In 1997 Raul and Frank Torres reopened the longtime business run by their father, Leopoldo Torres, who still consults for his sons on a regular basis. Specializes in: Butterfly stitching and white-alligator boots. Prices start at: $200. Turnaround time: Six to seven weeks. Has made boots for: King Ranch cowboys, Texas Rangers, border patrolmen.
J. L. Mercer and Son Custom Boots
224 S. Chadbourne
J. L. Mercer began working in his daddy’s shop at age eleven. Seventy years later, he sells boots out of a rickety storefront and at rodeos, cutting-horse competitions, and the State Fair. Specializes in: Basic work boots, roper boots, and crepe soles, Prices start at: $450. Turnaround time: Three months. Has made boots for: Lyndon B. Johnson; former governor Mark White; actors Barry Corbin and Tom Wopat; country singer Billy Ray Cyrus.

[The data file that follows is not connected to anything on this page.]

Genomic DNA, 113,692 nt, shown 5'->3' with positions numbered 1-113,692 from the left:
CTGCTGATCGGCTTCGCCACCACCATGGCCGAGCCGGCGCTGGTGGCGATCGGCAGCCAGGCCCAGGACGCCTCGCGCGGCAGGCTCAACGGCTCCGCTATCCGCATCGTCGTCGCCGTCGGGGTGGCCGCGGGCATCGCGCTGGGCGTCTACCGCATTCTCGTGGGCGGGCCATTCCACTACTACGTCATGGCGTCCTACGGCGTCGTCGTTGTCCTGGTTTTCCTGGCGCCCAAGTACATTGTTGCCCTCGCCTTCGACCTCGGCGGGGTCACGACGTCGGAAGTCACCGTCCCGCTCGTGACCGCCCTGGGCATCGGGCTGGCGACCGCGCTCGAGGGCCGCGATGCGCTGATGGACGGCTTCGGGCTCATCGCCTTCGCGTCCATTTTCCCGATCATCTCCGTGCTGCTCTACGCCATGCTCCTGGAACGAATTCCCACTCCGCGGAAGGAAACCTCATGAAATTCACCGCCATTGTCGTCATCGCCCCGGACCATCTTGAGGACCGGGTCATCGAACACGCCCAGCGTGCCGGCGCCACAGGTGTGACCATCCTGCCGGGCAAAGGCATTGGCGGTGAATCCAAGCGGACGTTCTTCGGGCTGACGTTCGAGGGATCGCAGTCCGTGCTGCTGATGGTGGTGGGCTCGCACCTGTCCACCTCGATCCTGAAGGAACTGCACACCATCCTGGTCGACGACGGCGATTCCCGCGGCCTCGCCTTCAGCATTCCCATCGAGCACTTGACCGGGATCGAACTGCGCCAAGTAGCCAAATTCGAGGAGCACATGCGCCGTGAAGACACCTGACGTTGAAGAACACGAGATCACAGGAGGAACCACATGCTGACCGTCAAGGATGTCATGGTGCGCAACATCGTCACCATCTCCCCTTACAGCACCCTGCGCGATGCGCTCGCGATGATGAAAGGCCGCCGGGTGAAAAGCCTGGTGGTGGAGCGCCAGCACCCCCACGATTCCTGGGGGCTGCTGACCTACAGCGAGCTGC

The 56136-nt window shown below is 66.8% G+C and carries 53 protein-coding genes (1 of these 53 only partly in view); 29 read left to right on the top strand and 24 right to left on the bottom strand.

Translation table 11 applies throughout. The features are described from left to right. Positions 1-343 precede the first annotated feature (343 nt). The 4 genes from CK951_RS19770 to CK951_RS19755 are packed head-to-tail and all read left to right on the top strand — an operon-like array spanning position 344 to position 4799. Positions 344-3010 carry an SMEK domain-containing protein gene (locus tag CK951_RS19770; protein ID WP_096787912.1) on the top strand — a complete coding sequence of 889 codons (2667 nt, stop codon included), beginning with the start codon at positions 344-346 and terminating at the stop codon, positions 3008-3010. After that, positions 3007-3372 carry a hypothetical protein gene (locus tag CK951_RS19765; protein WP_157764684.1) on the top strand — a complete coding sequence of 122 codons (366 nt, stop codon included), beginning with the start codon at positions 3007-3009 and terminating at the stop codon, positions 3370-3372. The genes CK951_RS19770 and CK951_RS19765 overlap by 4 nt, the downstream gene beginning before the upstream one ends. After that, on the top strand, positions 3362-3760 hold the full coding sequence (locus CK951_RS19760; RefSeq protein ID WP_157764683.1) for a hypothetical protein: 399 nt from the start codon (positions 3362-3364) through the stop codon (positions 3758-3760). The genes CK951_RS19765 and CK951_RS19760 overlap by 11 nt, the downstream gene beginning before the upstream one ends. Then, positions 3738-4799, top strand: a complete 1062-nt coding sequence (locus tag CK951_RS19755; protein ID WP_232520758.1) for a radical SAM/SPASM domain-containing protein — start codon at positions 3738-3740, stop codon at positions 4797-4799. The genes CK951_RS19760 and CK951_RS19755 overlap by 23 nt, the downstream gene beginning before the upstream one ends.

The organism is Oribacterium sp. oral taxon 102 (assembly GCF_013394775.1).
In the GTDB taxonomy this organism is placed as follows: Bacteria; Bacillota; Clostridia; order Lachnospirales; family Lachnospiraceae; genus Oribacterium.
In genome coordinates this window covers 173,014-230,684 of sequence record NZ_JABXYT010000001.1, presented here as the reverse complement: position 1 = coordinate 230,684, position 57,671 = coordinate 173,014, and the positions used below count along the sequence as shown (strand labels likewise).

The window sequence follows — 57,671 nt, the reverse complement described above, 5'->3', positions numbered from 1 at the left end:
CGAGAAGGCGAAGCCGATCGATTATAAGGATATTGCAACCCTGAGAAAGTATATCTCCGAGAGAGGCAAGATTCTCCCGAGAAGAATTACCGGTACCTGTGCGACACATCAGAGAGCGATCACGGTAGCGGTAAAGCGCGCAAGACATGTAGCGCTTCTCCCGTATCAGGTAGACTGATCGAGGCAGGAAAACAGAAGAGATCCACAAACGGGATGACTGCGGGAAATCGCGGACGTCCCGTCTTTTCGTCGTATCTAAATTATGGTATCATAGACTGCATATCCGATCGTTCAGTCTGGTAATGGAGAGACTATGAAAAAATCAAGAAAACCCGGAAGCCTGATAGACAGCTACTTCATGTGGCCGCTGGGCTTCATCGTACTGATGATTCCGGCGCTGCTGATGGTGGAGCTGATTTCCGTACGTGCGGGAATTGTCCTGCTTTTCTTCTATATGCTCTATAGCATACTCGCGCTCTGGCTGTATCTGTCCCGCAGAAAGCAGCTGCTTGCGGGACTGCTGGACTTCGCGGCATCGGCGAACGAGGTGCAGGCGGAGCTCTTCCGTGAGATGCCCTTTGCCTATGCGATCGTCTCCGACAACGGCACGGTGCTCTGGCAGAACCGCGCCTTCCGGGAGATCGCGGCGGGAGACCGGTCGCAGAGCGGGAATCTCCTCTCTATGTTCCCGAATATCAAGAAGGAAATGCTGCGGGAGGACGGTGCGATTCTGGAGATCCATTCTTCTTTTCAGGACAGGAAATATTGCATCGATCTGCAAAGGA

Rusty Franklin Handmade Boots
15 E. Avenue D
Franklin split off from his venerated grandfather, M. L. Leddy, sixteen years ago and recruited master bootmaker Eugene Lopez from the late Charlie Garrison’s operation in Llano. Specializes in: Stiff tops, school logos, and Texas icons such as the Capitol, the Alamo, mockingbirds, oil derricks, yellow roses, and bluebonnets. Prices start at: $495. Turnaround time: Five to six months. Has made boots for: Actor Tommy Lee Jones, Dallas Cowboys owner Jerry Jones.
M. L. Leddy Boots
2200 W. Beauregard